The spotlight is very firmly fixed on the UK retail market as it transitions through a period of restructuring accelerated by the pandemic and the continued growth of online retail. However it’s clear that investors are buying in, rather than bowing out. Major brands and their assets are being snapped up as many have come to recognise the opportunities waiting to be exploited. Compared to just a year ago, there is growing optimism, and in prime locations a scramble to secure space. Retail values are levelling.
Selfridges and Heals were acquired by investment firms in early 2022 with re-invention and refinement in mind, and the former Topshop on Oxford Street was purchased by Ingka Investments which is working with us to reimagine this important building as a 21st century retail and workplace environment. There is an increasing emphasis on creating unique, high quality, experiential, mixed use spaces rather than simply supplying vast gross lettable areas. Retailers are mobilising modern technology and art to create memorable experiences for customers rather than purely focusing on sales. In particular, the luxury shopping brands are investing more on their physical presence, rather than reducing their footprint.
On the flip side of the market, secondary, dated and poorly-connected shopping centres are struggling to find immediate ways of staying relevant and alive. In the last two years we have seen a significant consolidation of such retail units in the UK; Shrewsbury’s Darwin Shopping Centre is the only one in town – where once there were three. But from a designer’s point of view this offers great potential; working with asset managers, we have the chance to experiment, encouraging new retail typologies, repurposing and reallocating the spaces for stronger, better connected communities through inventive architecture.
“…we have the chance to experiment, encouraging new retail typologies, repurposing and reallocating the spaces for stronger, better connected communities through inventive architecture.”
As a result, healthcare centres and dental clinics, libraries and other community amenities now claim areas previously dedicated to retail, creating a varied mix of functions and increasing footfall. This, in turn, attracts food and beverage units, shared workspaces, education centres, wellness experiences and leisure, all leading to stronger, sustainable, energetic neighbourhoods that reduce the need to travel and reinforce the trend of ‘localism’ – improving the commerciality and prosperity of places close to home. With some restructuring and by sharing risk and reward with the retailers, asset managers and landlords can help these neighbourhood centres to grow and flourish.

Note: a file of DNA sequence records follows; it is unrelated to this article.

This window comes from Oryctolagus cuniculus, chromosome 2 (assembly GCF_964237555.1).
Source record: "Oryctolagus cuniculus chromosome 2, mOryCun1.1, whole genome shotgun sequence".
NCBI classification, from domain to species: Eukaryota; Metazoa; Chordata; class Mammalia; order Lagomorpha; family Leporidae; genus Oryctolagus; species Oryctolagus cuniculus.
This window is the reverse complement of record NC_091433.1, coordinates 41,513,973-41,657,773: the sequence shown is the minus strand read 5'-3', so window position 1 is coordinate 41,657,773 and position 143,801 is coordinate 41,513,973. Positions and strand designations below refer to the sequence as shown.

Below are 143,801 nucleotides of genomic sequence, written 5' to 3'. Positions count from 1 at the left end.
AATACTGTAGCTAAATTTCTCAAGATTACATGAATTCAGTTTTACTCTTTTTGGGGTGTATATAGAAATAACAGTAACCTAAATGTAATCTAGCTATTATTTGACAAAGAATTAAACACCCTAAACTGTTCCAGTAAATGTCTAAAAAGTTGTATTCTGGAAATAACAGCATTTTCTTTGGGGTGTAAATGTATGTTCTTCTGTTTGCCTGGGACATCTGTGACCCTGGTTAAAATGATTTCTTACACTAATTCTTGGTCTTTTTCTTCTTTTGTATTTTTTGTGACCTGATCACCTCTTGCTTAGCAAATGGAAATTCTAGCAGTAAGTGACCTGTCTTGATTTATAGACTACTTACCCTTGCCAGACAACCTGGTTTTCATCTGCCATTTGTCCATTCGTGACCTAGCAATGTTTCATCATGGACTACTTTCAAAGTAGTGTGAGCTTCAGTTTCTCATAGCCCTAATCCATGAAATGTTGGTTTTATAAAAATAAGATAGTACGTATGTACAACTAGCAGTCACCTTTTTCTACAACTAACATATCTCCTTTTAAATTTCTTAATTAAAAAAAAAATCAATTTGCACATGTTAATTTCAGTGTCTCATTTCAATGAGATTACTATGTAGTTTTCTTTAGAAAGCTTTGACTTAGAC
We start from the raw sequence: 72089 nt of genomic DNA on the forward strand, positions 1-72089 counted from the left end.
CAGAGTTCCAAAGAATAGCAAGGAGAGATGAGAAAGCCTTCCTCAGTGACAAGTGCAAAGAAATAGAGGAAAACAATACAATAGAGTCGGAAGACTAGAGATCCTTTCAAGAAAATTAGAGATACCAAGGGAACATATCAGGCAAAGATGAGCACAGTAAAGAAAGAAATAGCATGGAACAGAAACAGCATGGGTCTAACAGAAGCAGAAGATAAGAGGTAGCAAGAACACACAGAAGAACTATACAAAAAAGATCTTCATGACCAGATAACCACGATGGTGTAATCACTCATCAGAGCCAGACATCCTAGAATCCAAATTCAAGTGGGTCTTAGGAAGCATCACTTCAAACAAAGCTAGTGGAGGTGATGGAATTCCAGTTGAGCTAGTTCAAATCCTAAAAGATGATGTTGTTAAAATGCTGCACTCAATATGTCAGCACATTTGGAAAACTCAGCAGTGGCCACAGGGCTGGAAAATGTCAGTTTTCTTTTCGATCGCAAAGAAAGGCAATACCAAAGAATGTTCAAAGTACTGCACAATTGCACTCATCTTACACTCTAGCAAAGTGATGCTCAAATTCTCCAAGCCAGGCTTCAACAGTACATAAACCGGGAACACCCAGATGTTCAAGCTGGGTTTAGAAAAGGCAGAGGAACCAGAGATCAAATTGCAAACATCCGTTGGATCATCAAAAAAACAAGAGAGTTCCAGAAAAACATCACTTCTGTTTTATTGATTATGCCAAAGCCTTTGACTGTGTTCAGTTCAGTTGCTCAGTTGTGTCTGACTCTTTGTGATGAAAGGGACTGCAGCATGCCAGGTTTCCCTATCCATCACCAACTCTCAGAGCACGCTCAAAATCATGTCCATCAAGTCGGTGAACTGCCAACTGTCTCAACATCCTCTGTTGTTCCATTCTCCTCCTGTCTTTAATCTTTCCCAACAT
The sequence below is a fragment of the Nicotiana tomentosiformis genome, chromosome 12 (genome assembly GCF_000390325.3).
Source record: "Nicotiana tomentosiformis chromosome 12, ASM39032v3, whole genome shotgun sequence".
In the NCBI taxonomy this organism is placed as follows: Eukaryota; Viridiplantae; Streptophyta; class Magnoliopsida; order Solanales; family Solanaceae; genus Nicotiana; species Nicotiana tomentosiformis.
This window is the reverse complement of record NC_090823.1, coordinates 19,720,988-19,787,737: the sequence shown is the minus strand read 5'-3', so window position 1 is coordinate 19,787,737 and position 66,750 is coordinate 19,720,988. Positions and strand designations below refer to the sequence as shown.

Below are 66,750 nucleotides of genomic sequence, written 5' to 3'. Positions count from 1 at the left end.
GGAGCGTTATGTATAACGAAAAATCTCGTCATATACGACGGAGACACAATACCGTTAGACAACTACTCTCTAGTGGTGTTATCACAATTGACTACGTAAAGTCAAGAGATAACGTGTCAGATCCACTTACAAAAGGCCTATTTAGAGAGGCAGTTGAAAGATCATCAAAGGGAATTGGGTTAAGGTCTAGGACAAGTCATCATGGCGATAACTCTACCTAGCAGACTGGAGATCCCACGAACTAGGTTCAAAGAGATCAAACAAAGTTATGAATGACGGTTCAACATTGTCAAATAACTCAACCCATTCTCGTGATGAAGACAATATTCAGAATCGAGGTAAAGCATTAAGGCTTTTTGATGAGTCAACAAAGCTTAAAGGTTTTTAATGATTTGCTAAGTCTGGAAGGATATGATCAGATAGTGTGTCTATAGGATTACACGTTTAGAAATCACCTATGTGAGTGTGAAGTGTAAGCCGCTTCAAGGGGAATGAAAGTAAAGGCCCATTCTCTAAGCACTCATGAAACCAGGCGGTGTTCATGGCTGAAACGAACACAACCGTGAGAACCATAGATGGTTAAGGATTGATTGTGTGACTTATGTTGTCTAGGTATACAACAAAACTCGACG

Planning alterations in class use – particularly class E – have made this new, mixed-use approach to town centres easier, removing the previously convoluted process to reusing old buildings.
Looking ahead, we expect strategic changes in city planning, driven by servicing and deliveries and a focus on emerging mixed-use architectural models. There is an increasing need for urban logistics centres that can lead to more active and engaged local areas, generate transformation and even inform the future of city centre design.
Our cities are ever-evolving ecosystems that respond and adjust to external and internal factors, transform and reinvent themselves to remain relevant and adapt to survive change. A huge number of interdependencies and parameters make a city function and as e-commerce and logistics continue to rapidly evolve, so transportation, infrastructure, nature and living typologies will also need to change. This new, mixed-use landscape of development presents a great opportunity for architects and designers who understand the multidimensional constraints of these sites and can invent creative routes to unlock value in our cities – all while focusing on the highest design quality.